Tagging or street graffiti goes back to the earliest cities. The colorful, albeit sometimes obscene, graffiti in the ruins of Pompeii is a well-known aspect of that much visited archaeological site.
In 1993, Liz and I had an eight-hour layover in Helsinki, Finland, while en route to St. Petersburg. Virtually everyone in Finland speaks English, so I asked a cab driver to give us a three-hour tour of the city. The amount of American-style gang graffiti on most of the public spaces appalled us. Even the massive monument to Finland’s national hero, Baron Carl Gustaf Mannerheim, was covered with graffiti.
We asked our driver, “How does the tagging of Los Angeles gangs like the Crips and Bloods come to Finland?” He replied, “We have lots of unemployed young people who watch American television all day.”
Again, it seemed like the “ugly American” visited foreign shores.
This past week, I was up at Stanford when I received an e-mail from Joan Kunkler, sent to all the SLO Mission Docents, stating that “the brick wall of the Ah Louis store was vandalized last night. Big black letters over 6 feet tall on the Chorro street side.”
Help was needed for the clean-up. Despite my still painful sutures from recent surgery, this news caused greater hurt.
Liz and I were just relieved that our good friend, Howard “Toby” Louis, the youngest son of Ah Louis and longtime proprietor of the store, wasn’t around to witness the defacement of the wall at his birthplace. Howard died in 2008, just after his 100th birthday.
Like our Mission, the Ah Louis Store is a precious jewel in California’s rich historic past. In the 1990s, while Howard was still operating the store, it received recognition as one of the two oldest operating commercial establishments in California.
Ah Louis’ birth name was Wong On. “Wong” was his family name and “On” his village in South China. He arrived in San Francisco in 1861. He came to San Luis Obispo in 1868 and found the climate here beneficial for his asthma.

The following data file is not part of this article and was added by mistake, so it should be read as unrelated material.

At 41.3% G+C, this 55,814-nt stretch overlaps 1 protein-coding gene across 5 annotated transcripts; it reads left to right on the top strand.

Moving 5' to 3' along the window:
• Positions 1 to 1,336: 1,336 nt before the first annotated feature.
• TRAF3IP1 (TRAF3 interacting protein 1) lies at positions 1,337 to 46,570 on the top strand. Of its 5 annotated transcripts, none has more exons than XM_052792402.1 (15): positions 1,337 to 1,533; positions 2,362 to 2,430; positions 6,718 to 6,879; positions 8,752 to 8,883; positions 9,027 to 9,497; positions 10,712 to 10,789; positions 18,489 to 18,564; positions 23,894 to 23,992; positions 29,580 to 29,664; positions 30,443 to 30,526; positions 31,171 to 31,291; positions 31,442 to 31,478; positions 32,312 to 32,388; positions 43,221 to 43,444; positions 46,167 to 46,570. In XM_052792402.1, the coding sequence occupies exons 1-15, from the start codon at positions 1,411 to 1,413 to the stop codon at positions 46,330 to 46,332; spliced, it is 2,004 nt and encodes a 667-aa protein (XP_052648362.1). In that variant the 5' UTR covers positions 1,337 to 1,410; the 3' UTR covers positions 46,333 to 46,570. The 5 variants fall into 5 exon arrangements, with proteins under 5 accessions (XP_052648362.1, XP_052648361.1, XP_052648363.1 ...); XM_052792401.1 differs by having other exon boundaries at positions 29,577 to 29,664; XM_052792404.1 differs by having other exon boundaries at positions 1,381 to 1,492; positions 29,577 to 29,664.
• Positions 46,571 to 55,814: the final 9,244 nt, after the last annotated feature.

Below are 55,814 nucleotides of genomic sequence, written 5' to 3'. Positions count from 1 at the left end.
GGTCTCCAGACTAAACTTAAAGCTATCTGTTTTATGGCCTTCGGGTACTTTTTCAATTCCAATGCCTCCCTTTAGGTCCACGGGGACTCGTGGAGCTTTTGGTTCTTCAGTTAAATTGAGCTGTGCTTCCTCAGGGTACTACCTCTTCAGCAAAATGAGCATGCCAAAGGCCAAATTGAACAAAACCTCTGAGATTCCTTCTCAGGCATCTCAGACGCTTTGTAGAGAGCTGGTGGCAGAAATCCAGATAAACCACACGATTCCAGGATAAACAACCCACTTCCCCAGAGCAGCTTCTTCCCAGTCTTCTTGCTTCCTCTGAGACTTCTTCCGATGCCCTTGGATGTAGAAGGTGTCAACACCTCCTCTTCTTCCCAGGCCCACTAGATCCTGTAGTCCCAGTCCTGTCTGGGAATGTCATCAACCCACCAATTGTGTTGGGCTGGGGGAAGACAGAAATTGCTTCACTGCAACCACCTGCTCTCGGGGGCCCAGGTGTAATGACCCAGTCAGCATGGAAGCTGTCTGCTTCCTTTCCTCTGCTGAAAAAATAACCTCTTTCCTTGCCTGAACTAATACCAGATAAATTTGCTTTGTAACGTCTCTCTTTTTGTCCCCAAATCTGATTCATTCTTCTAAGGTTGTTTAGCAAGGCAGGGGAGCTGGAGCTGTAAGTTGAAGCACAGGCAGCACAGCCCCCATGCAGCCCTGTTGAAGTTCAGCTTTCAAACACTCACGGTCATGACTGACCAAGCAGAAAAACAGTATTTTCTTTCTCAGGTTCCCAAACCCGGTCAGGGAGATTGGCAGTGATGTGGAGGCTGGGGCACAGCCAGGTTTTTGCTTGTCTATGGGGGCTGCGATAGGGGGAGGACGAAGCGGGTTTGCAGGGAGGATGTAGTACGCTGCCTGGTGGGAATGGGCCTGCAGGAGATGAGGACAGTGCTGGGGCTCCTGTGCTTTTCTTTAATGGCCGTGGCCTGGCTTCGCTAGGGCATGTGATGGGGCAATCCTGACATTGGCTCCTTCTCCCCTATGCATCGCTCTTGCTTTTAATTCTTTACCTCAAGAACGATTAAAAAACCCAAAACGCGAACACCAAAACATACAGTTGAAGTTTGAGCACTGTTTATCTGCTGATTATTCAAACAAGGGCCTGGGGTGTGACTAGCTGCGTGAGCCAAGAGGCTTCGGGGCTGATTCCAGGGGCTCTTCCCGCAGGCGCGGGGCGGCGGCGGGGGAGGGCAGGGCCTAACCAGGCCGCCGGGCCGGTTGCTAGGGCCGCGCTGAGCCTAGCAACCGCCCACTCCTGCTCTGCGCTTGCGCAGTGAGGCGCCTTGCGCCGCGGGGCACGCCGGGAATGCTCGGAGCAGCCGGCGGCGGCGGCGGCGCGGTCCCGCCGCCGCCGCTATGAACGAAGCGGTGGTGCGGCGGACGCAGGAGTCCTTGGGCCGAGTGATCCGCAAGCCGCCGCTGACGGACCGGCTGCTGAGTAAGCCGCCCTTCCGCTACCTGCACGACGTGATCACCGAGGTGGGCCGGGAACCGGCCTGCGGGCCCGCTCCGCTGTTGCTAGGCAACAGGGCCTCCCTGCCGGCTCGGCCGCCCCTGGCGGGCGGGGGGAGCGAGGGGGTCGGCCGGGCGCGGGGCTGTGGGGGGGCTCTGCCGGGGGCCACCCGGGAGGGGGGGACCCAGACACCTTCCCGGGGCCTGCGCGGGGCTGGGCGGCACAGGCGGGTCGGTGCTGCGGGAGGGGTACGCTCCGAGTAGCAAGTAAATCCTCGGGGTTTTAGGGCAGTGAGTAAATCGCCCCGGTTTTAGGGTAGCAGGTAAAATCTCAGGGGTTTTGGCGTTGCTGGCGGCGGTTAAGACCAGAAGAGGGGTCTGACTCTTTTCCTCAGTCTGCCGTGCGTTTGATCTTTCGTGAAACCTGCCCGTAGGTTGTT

In 1873, Wong On linked with Capt. John Harford of the Pacific Coast Steamship Co. and began working as his labor contractor for county roads, wharves and the construction of the narrow-gauge Pacific Coast Railway that linked Port Harford (now Port SLO) with our county seat, Arroyo Grande, Santa Maria and the Santa Ynez Valley.
Captain Harford noticed that most of Wong On’s workers were also “Wongs.” To avoid confusion, he renamed him “Ah Louis.” pronouncing it “Ah Loo-ie.”
In 1874, Ah Louis constructed the first Chinese commercial building in the county on Palm Street, cattycorner from the Mission. In 1886, he rebuilt it in brick, establishing the first modern brickyard in the county to supply materials. Several downtown buildings including the Sinsheimer Store (Giuseppe’s) were constructed from Ah Louis’ bricks.
At times, the store served as many as 2,000 Chinese laborers at work on various construction projects, farms and ranches and cinnabar and chromate mines. It supplied work clothes, the ubiquitous conical straw hats, herbal medicines, rice, cooking utensils and banking services.
Howard Louis recalled that his father roasted whole pigs in deep pits next to the store: “It was the tastiest meat that I’ve ever eaten.”
The store was also the site of a family tragedy in 1908 when Howard’s mother, Gon Ying, was murdered as he — just a year old — lay in bed with her.
Howard would tell us that the murderer “deprived me of a mother’s love.”
Instead, he was raised by Spanish speaking nursemaids and as an adult was proud to be able to speak eight or nine Spanish dialects.
The Ah Louis Store and other architectural and historic treasures in San Luis Obispo may have internal fire and burglary protection. But there is a need to install closed-circuit television cameras on the street side to prevent the sort of vandalism inflected on the Ah Louis Store. This will require a joint effort of the owners of historic resources, the city and police and fire departments.